Public school system dying?
At the Aspen Institute, during a lively, stimulating discussion today on a new book called “The Futures of Education Reform,” Richard Elmore of Harvard Graduate School of Education threw out a real firebomb. He suggested that public education is stuck in a state of inertia, that it’s too hidebound to reform. In fact, he went as far as to say that the institution is dying and all the reform efforts he’s involved in at various schools and districts are “palliative care.”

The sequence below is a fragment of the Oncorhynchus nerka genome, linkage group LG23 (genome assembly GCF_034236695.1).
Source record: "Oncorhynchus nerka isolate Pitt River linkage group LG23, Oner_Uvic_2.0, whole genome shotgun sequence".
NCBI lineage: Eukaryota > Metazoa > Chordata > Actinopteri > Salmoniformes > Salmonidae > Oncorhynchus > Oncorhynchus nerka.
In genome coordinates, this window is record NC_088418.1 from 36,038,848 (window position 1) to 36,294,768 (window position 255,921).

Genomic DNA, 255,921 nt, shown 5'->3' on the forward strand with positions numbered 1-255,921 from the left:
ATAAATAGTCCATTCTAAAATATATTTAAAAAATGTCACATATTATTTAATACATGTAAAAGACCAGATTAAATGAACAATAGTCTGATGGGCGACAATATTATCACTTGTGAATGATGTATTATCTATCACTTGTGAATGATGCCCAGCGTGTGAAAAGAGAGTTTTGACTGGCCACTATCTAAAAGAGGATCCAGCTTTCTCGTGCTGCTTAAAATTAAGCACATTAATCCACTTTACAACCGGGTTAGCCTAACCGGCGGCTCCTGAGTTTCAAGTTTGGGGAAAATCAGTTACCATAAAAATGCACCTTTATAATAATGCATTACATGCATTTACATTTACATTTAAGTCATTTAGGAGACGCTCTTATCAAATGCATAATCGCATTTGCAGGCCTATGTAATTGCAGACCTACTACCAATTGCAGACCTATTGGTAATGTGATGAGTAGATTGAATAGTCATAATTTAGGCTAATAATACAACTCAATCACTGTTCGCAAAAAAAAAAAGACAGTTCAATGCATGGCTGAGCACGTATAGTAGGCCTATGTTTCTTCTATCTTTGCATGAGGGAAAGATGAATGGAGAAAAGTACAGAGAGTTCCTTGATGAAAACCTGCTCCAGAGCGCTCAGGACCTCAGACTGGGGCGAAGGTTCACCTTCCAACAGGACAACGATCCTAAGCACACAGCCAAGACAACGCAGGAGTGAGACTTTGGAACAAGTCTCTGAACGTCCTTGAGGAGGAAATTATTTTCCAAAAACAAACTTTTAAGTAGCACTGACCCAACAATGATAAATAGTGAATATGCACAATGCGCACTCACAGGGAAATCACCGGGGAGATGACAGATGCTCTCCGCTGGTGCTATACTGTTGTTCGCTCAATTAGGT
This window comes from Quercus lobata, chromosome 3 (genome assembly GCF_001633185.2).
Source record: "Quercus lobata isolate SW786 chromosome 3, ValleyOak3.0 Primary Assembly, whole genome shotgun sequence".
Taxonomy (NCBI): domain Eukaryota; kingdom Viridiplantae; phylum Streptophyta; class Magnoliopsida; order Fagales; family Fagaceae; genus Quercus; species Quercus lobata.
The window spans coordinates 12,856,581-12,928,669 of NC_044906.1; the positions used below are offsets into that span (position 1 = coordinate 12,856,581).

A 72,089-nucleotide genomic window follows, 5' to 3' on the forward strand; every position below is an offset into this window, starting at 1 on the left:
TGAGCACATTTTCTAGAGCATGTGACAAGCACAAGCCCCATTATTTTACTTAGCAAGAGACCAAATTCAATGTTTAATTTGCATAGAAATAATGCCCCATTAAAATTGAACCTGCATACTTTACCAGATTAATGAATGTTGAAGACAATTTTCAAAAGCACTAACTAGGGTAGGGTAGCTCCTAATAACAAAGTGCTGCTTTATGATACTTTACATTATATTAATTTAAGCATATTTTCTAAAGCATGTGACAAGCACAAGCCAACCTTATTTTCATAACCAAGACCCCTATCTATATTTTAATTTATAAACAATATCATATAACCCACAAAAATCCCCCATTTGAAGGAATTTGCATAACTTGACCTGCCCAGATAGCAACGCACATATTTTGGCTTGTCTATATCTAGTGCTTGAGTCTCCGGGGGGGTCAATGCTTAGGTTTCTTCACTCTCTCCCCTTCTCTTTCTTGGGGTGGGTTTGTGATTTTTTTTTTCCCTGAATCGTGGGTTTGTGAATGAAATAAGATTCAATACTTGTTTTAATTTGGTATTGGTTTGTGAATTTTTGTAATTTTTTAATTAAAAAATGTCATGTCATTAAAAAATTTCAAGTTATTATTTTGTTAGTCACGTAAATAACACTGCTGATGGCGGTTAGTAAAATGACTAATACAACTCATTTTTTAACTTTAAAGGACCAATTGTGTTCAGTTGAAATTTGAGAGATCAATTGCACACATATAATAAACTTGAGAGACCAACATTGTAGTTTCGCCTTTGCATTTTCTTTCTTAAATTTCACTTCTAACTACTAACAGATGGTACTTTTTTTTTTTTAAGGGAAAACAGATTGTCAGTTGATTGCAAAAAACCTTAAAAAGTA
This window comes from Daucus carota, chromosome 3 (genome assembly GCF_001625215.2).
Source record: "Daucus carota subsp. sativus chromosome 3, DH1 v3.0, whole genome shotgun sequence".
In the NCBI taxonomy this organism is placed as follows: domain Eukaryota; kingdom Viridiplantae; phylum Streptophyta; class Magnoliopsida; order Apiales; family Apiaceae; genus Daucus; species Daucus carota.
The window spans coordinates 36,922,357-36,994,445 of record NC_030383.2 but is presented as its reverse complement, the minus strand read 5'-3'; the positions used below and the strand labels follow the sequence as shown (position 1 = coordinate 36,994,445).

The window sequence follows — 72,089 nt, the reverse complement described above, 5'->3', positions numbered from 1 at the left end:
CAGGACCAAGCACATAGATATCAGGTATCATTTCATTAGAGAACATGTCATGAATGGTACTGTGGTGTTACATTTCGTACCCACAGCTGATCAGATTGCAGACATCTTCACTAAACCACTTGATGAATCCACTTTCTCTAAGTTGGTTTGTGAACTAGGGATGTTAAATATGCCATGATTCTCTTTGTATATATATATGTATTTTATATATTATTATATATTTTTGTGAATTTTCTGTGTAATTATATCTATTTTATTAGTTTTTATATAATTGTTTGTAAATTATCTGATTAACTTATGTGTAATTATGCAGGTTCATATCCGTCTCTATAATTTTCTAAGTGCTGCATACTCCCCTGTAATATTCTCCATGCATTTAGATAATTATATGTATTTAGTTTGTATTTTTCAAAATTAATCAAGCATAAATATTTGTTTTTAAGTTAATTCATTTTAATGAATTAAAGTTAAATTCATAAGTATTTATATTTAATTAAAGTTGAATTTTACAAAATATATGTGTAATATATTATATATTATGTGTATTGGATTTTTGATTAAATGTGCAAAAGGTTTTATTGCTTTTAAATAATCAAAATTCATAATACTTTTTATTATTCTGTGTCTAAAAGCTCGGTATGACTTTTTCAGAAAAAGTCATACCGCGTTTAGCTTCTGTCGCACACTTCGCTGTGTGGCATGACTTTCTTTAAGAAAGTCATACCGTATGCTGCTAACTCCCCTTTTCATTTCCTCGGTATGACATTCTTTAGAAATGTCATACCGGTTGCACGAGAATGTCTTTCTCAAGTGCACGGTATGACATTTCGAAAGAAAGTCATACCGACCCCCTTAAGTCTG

He argues that the system is too hierarchical and that education is separating from learning. He also went on to suggest that the new forms of education would come from developing countries, not the U.S. and not Europe. In fact, he recommended viewing two Ted Talks on how kids are getting taught in developing countries: Sugata Mitra and Charles Leadbeater.
It’s a provocative stand. I’d love to hear comments about it.
This post originally appeared on EWA’s now-defunct online community, EdMedia Commons. Old content from EMC will appear in the Ed Beat archives.